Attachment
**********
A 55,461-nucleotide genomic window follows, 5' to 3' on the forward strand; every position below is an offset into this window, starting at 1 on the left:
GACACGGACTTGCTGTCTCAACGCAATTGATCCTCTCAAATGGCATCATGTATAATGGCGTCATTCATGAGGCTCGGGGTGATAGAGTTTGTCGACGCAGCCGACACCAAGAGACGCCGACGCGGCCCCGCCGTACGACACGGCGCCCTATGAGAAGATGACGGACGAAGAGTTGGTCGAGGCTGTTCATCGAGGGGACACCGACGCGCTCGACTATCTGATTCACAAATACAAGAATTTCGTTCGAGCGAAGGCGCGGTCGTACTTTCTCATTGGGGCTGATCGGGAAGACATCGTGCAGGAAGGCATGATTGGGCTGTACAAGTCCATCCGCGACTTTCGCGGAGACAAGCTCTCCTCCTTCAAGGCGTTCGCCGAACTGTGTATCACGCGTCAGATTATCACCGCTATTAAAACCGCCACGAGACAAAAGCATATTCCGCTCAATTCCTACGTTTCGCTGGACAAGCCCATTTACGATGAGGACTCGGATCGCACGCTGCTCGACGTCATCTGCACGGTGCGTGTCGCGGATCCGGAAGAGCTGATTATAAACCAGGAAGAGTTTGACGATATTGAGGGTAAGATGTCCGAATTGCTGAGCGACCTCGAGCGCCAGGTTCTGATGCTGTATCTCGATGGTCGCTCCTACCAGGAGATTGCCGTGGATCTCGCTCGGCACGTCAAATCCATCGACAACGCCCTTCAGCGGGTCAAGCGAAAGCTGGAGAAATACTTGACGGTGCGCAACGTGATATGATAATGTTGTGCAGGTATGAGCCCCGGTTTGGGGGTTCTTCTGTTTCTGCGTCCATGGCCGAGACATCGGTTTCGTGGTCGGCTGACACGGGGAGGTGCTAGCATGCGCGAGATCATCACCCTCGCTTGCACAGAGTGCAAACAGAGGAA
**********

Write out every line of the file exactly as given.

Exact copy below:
A 55,461-nucleotide genomic window follows, 5' to 3' on the forward strand; every position below is an offset into this window, starting at 1 on the left:
GACACGGACTTGCTGTCTCAACGCAATTGATCCTCTCAAATGGCATCATGTATAATGGCGTCATTCATGAGGCTCGGGGTGATAGAGTTTGTCGACGCAGCCGACACCAAGAGACGCCGACGCGGCCCCGCCGTACGACACGGCGCCCTATGAGAAGATGACGGACGAAGAGTTGGTCGAGGCTGTTCATCGAGGGGACACCGACGCGCTCGACTATCTGATTCACAAATACAAGAATTTCGTTCGAGCGAAGGCGCGGTCGTACTTTCTCATTGGGGCTGATCGGGAAGACATCGTGCAGGAAGGCATGATTGGGCTGTACAAGTCCATCCGCGACTTTCGCGGAGACAAGCTCTCCTCCTTCAAGGCGTTCGCCGAACTGTGTATCACGCGTCAGATTATCACCGCTATTAAAACCGCCACGAGACAAAAGCATATTCCGCTCAATTCCTACGTTTCGCTGGACAAGCCCATTTACGATGAGGACTCGGATCGCACGCTGCTCGACGTCATCTGCACGGTGCGTGTCGCGGATCCGGAAGAGCTGATTATAAACCAGGAAGAGTTTGACGATATTGAGGGTAAGATGTCCGAATTGCTGAGCGACCTCGAGCGCCAGGTTCTGATGCTGTATCTCGATGGTCGCTCCTACCAGGAGATTGCCGTGGATCTCGCTCGGCACGTCAAATCCATCGACAACGCCCTTCAGCGGGTCAAGCGAAAGCTGGAGAAATACTTGACGGTGCGCAACGTGATATGATAATGTTGTGCAGGTATGAGCCCCGGTTTGGGGGTTCTTCTGTTTCTGCGTCCATGGCCGAGACATCGGTTTCGTGGTCGGCTGACACGGGGAGGTGCTAGCATGCGCGAGATCATCACCCTCGCTTGCACAGAGTGCAAACAGAGGAA